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Thursday, May 30, 2024


NATHAN Herne has admitted the controversial distortions spotted on Garry Rogers Motorsport’s fleet of Turtle Wax Trans Am Series cars was a deliberate ploy to capitalise on a loophole in the rulebook.

As first reported by V8 Sleuth yesterday, paddock talk around the bowed GRM roof/rear windows spilled over into the public arena following last weekend’s action at Queensland Raceway.

Herne won all three races to reclaim the points lead from teammate Owen Kelly.

GRM director Barry Rogers moved to downplay the matter, but Herne has now come out swinging to defend the legality of the cars – even if an advantage had been enjoyed.

Speaking on The Driver’s Seat podcast, Herne explained that the tactic was first accidentally discovered on teammate Lochie Dalton’s car.

“Lochie Dalton’s car was formerly Owen Kelly’s car, which was one of the first cars in the country,” said the 2021 title winner.

“That thing, it actually broke one of the struts in the roof, which sucked the roof down and we noticed that in onboard footage and thought ‘gee, wonder what is going on there’.

“So that was that car, that happened at Symmons Plains. After Symmons Plains we went on top of the car and we were pushing on it and when we were cleaning the car the roof sucked in – we thought, ‘here we go, there’s something there’.

“We looked inside the car, we saw the roof strut was broken… the roof struts are literally just a small little bolt and the roof was flimsy as flimsy.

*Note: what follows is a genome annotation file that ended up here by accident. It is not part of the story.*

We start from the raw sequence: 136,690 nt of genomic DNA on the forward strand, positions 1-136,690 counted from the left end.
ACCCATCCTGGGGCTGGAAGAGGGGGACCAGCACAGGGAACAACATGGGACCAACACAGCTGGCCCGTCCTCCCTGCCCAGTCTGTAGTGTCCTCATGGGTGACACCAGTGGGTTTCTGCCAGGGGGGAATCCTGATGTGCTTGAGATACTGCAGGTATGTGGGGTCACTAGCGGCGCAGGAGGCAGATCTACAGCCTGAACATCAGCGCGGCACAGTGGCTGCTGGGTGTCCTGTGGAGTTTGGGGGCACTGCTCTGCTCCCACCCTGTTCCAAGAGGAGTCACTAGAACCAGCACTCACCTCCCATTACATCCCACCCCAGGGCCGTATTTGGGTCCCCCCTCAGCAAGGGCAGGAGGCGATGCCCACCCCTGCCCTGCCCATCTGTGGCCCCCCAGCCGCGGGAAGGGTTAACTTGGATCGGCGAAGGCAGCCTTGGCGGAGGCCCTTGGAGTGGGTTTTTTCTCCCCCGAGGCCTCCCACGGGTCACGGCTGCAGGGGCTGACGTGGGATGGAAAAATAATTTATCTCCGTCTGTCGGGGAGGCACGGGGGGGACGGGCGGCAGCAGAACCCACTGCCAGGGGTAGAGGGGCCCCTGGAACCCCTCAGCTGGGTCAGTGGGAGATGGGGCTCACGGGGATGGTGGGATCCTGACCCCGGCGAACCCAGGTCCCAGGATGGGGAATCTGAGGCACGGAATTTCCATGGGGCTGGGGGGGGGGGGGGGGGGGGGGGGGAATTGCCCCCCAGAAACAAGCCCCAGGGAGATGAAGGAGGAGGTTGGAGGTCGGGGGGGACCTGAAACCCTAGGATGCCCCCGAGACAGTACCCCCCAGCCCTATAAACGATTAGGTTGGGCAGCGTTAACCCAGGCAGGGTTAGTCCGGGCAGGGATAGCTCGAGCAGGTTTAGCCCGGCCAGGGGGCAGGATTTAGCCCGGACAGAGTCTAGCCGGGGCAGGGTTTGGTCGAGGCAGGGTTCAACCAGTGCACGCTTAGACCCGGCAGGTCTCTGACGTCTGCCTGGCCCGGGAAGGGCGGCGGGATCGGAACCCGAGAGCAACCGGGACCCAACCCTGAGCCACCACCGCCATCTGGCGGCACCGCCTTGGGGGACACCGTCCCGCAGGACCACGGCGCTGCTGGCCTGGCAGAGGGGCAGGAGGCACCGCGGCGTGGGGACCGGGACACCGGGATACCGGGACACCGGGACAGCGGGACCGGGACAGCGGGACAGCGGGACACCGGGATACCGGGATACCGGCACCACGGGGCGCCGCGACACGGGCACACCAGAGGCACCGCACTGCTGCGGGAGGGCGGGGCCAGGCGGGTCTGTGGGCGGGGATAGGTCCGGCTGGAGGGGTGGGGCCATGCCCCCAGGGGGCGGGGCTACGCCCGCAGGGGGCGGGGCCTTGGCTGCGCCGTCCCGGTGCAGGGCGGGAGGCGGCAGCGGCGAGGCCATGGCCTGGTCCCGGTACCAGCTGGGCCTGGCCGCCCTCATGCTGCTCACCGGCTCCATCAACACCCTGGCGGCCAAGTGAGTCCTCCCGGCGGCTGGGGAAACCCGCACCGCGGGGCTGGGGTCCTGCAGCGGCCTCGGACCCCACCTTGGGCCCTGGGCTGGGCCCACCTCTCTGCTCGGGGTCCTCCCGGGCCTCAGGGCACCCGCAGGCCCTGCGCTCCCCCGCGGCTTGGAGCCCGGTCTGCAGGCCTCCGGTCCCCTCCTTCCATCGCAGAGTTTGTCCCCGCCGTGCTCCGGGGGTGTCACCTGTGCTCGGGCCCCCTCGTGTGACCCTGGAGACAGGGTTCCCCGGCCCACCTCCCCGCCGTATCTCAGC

“At the end of the day, there’s no rules broken at all from GRM’s perspective, it is what it is.

Herne celebrates victory. Pic: Australian Racing Group

“Yep, it doesn’t look good. We have done it since Phillip Island and it’s never been a problem. It has been brought up in the category before, technical delegates have never had a problem with it.

“I think Jon (McCorkindale), who posted it and brought it all to light, he had a bit of a rough weekend. I’m not a big fan of the way he went about it.”

A similar matter arose during the 2018 NASCAR Cup Series, with the caved roof believed to bring aerodynamic/downforce benefits.

“It’s Trans Am, not NASCAR, it’s not like we’re racing around Daytona,” Herne said.

“Granted it may give us maybe half a kilometre an hour down the straight at a maximum, to be honest, and with rear aero you honestly don’t know if it helps or it doesn’t.

“It’s sort of something to mess with the other competitors’ heads and just a bit of a show to say we’re looking at everything on these cars.”

Brodie Kostecki, Nathan Herne and Jett Johnson on the QR podium. Pic: Australian Racing Group

Herne reiterated that no rules had been broken, although he wouldn’t be surprised if a regulatory change comes before the penultimate round of the season at Sandown on September 16-18.

“The reason we get paid at GRM is to produce the fastest race car and to produce the fastest race car, you go through the rulebook and you do whatever you do in the rulebook to make the fastest race car,” he said.

“The thing is 100 percent legal. At the end of the day, it can be brought to attention, 100 percent, because that’s how you move the category forward.

“The rule book is made from what the category already knows. If someone comes through and finds a loophole and their cars are faster the next two rounds because of it and then the rule gets changed, that is what it is.

“It’s motorsport, it’s the sport we’re in… if the rule gets changed for next round, we’ll tighten the roof strut and that’s it, we’ll be done with it.”

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